American aerospace giant Boeing, working alongside the U.S. Navy, has demonstrated that it’s F/A-18E/F Super Hornet can operate from a “ski jump” ramp, demonstrating the aircraft’s suitability for India’s aircraft carriers.
The demonstrations, held at Naval Air Station Patuxent River, Maryland, showed that the Super Hornet can perform with the Indian Navy’s Short Takeoff, Arrested Recovery (STOBAR) system. According to Ankur Kanaglekar, India Fighter Sales lead for Boeing, the demonstration by the F/A-18:
“…begins the validation process to operate effectively from Indian Navy aircraft carriers. The F/A-18 Block III Super Hornet will not only provide superior war fighting capability to the Indian Navy but also create opportunities for cooperation in naval aviation between the United States and India.”
The Indian Navy (IN) currently has a requirement for 57 twin-engine multirole aircraft to replace its fleet of MIG-29Ks, which have been a source of considerable trouble. Although the indigenously designed single-engine Tejas fighter has demonstrated its ability to operate from Indian carriers, the IN is so far adamant that it requires a twin-engine aircraft.
Though Boeing has pursued the IN contract for several years, now the prize appears more lucrative. Earlier this month Admiral Karambir Singh, Chief of the Naval Staff, said that ideally the Navy’s contract would combine with the Indian Air Force’s requirement for an additional 114 twin-engine strike fighters. By merging the two contracts the winning manufacturer will benefit hugely from the deal.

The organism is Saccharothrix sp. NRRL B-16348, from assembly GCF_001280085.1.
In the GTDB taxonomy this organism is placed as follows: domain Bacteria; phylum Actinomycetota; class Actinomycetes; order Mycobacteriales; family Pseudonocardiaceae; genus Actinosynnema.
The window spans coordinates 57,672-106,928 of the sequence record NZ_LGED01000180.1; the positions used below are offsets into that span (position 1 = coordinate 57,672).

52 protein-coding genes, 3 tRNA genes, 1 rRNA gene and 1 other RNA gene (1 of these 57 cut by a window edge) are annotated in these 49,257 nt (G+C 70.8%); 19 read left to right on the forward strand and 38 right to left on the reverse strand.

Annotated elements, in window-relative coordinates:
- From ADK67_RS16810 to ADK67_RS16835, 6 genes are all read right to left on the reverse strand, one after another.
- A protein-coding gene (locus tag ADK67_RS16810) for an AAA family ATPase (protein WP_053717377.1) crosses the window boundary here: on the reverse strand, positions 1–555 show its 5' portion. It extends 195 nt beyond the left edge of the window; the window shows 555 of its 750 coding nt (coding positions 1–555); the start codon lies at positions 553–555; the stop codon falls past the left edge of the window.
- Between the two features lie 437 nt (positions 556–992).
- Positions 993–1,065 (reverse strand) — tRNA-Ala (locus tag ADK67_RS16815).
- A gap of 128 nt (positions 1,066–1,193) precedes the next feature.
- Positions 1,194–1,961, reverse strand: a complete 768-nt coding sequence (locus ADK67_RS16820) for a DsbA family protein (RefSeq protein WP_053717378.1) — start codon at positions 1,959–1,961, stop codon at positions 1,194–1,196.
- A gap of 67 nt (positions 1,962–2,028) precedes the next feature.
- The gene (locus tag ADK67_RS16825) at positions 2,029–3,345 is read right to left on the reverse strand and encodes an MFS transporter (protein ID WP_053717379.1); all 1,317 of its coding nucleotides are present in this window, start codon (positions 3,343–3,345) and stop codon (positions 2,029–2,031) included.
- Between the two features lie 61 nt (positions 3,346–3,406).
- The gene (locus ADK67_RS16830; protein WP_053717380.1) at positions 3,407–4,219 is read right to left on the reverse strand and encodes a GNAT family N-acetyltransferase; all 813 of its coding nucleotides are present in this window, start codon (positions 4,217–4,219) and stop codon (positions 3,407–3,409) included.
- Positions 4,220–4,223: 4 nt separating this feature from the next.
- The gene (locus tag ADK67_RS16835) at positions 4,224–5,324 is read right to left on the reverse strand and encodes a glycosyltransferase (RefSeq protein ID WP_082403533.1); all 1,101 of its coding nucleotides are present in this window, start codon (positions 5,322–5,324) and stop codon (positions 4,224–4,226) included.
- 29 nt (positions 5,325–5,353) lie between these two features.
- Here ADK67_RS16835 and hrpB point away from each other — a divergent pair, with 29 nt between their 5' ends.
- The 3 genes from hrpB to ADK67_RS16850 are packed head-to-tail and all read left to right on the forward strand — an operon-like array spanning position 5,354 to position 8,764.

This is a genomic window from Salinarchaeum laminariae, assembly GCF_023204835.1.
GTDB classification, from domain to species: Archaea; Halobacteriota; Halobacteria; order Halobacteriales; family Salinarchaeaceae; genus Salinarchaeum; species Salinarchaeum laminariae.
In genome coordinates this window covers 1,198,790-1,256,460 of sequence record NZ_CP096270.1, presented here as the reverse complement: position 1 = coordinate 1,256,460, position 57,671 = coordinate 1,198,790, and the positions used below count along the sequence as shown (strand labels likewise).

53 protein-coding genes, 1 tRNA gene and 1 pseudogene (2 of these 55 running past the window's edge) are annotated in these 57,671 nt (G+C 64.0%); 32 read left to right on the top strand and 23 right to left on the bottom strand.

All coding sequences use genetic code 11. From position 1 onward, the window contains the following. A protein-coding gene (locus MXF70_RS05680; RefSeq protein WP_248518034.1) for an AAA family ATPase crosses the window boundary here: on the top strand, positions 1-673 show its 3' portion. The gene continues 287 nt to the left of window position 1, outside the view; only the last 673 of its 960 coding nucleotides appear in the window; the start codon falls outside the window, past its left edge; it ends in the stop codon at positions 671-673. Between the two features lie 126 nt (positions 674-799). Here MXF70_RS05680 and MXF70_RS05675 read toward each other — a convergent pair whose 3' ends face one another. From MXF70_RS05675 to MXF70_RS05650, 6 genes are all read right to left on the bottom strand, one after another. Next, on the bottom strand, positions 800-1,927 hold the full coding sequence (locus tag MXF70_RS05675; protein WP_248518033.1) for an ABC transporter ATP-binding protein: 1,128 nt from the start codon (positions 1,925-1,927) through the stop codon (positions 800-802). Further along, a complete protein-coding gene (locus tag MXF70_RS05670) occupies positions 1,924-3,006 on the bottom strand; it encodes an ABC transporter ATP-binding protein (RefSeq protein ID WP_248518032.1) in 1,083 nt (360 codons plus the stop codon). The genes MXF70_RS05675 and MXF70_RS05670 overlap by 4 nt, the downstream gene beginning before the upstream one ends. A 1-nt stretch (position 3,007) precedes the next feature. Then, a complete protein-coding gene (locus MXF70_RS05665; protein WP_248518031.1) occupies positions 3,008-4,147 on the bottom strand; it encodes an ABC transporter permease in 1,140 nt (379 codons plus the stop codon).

As a result Boeing is very much emphasising that should the Indian’s choose the F/A-18E/F Block III – which would be a unique export success for this particular aircraft model – they will benefit from both a proven aircraft in widespread use with the U.S. Navy, as well as the billions of dollars invested in the type by that service.
They would also be able to fully utilise their new access to American satellite data, as agreed in the BECA deal signed last month. This offers the prospect of hugely improved targeting capabilities in the event of a future conflict. With Sino-Indian rivalry still simmering on their mutual Himalayan borders, such a factor could weigh heavily in Boeing’s favor, especially if joint actions with the U.S. Navy are considered likely in the future.